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We may LEARN from hence,
1. How to judge of our state before God-

[Mere morality is by no means a sufficient criterion whereby to judge of our state: we may be free from gross violations of God's law, and yet be far from yielding obedience to the Gospel. Let us then inquire whether we be obeying the Gospel by a simple dependence upon Christ, and by a spirit and temper suited to our profession? This is the test to which we must bring ourselves, since we shall be tried by it at the last day. In vain will be our morality, if Christ be not our only foundation; and in vain will be our professed adherence to Christ, if we do not adorn the Gospel by a holy conversation. Let us then examine ourselves, that we may know beforehand what our end shall be.] 2. The importance of considering our latter end

[We are ready enough to contemplate the circumstances to which we look forward in the present life; but O, how backward are we to reflect upon our latter end! Yet the events of this life are not worthy of a thought in comparison of eternity. I pray you, brethren, consider how fast your end is approaching, and what it is likely to be, an eternity of bliss in heaven, or an eternity of misery in hell? O, lose not an hour in preparing for your great account! and be careful so to pass through things temporal, that you finally lose not the things eternal ---]



1 Pet. iv. 18. If the righteous scarcely be saved, where shall

the ungodly and the sinner appear ? EARNESTNESS in the concerns of religion is often thought unnecessary; but the attainment of salvation is by no means easy. This appears from the representations which the Scriptures give of religion; a race, a warfare, &c.

The difficulties implied in these metaphors may well alarm the careless. With this view St. Peter suggests the awful query in the text. I. His assumption

The Apostle did not mean to express a doubt, but rather to assume a position which he deemed incontrovertible. The point he assumes is, that the righteous are saved with difficulty.

The truth of this position will appear, if it be considered that the righteous are not saved without, Deep afflictions,

[God's people are for the most part poor and afflicteda. They have much to endure on account of their religion •; and trials are for the most part necessary to their growth in grace. If they were without affliction of some kind, they would have reason to doubt whether they were God's children indeed d. Trials are to them, as the furnace to the gold, to purge them from their dross, and to fit them for the service of their God.] Severe conflicts

[None have made such high attainments, but they still have conflicts to maintain with Satan', and their indwelling corruptions 8: it is by these that God keeps them humble". The images by which vital religion is set forth (as running, wrestling, fighting,) sufficiently attest the truth of my position. As long as two principles remain within us, our conflicts must remain!] Powerful assistances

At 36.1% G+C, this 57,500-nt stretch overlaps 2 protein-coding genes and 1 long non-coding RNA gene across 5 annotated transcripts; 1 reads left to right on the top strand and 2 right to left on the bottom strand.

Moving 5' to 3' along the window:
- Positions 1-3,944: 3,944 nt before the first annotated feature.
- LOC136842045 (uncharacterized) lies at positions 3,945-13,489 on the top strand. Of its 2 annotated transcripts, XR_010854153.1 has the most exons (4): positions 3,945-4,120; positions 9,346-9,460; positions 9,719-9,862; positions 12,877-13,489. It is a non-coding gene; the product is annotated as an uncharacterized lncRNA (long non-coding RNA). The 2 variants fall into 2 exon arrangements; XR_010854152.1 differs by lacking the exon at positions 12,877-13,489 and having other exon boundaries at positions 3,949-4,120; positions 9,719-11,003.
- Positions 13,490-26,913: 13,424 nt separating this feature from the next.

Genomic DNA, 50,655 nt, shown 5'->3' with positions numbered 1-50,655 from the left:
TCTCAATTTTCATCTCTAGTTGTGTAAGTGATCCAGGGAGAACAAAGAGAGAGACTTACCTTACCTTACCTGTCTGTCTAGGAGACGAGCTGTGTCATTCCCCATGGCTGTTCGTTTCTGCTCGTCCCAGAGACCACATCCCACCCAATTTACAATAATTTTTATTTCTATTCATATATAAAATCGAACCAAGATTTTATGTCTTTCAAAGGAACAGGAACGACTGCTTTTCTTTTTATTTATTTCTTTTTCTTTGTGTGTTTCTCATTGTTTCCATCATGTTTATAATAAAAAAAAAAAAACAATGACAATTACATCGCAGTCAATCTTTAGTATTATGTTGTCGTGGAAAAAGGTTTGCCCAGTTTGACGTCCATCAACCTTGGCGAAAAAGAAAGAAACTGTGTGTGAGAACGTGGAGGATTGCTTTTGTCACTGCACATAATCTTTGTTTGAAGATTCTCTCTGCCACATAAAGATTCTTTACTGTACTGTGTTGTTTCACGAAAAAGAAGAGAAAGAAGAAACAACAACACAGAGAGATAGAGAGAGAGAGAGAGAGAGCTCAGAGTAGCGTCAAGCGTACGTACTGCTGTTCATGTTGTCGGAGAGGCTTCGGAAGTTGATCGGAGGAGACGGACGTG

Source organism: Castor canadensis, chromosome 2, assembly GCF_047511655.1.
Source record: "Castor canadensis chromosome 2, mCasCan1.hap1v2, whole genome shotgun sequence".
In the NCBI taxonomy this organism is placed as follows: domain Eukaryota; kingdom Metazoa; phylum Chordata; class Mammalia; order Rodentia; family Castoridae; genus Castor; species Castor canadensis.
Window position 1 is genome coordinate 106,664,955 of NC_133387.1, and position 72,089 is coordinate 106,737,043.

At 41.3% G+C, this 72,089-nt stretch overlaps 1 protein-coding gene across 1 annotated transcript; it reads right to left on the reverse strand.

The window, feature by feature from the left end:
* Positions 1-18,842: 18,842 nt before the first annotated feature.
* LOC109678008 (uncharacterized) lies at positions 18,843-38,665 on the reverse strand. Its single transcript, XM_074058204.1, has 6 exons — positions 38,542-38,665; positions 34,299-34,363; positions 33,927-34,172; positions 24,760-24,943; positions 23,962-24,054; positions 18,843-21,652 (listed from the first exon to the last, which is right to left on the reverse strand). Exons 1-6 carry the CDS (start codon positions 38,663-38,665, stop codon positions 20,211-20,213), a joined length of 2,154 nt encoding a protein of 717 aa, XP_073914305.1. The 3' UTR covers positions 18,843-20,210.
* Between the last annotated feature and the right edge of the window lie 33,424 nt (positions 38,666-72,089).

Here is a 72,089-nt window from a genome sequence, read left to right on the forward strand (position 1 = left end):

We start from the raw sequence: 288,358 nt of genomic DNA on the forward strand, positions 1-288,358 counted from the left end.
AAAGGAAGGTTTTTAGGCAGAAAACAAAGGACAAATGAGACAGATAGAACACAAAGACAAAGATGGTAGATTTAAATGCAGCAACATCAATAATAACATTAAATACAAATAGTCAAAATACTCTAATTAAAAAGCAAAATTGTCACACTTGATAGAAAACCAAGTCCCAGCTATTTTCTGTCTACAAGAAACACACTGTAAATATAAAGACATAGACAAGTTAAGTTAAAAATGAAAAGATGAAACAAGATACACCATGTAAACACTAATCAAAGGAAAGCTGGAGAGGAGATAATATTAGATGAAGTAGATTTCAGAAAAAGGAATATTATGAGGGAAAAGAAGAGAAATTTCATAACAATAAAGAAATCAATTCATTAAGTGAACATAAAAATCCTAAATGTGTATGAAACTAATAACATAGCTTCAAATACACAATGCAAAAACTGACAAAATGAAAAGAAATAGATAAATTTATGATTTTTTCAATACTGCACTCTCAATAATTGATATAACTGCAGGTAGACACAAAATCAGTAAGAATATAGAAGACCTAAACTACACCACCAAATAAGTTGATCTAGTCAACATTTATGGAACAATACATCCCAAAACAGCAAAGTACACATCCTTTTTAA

[Who can get to heaven without them, or even do anything that is good without them? The aid we need, is such as nothing but Omnipotence can supplyk: if ever we be kept at all, it must be by the power of God himself!.]

A very slight view of the fact assumed will suffice to shew us the reasonableness of, II. The appeal he founds upon it

The appeal is stronger than any mere assertion, inasmuch as it makes every man a judge in his own cause. It clearly intimates, that the perdition of the ungodly is, 1. Most certain

[The ungodly, no less than the godly, will be summoned to the judgment-seat of Christ; but the two will be separated

a Zeph. iii. 12.
d Heb. xii. 8.
& Rom. vii. 15, 23.

Eph. i. 19, 20.

b 2 Tim. ii. 12.
e Heb. xi. 10.
h 2 Cor. xii. 7.
1 1 Pet. i. 5.

c 1 Pet. i. 7.
| Eph. vi. 12.
i Gal. v. 17.

as sheep from the goats, and widely different portions will be assigned unto them. How can it be supposed to be otherwise, when the difference of their characters is considered?

- If hell be not an abode fit for the righteous, much less is heaven a proper residence for the ungodly ---] 2. Most reasonable

[We confidently appeal even to the ungodly themselves. If such troubles as are often inflicted on the righteous be permitted by God as the salutary purgations of his friends, what shall be inflicted by God as the vindictive chastisements of his enemies ? If such things come on his friends in this state of probation, what shall come on his enemies at the time appointed for final retribution ? If such be the visitations experienced by his friends in the day of his mercy, what must his enemies expect in the day of his wrath? Verily I shall wonder if the conscience of any man be either so blind or so obdurate, as not to feel the force of this appeal. If there be such a hardened sinner, let him consult, and provide an answer to, other similar appeals to Holy Writ" --- To "die without mercy” is bad enough; but there is a “much sorer punishment” awaiting his unhappy soul.] SEE—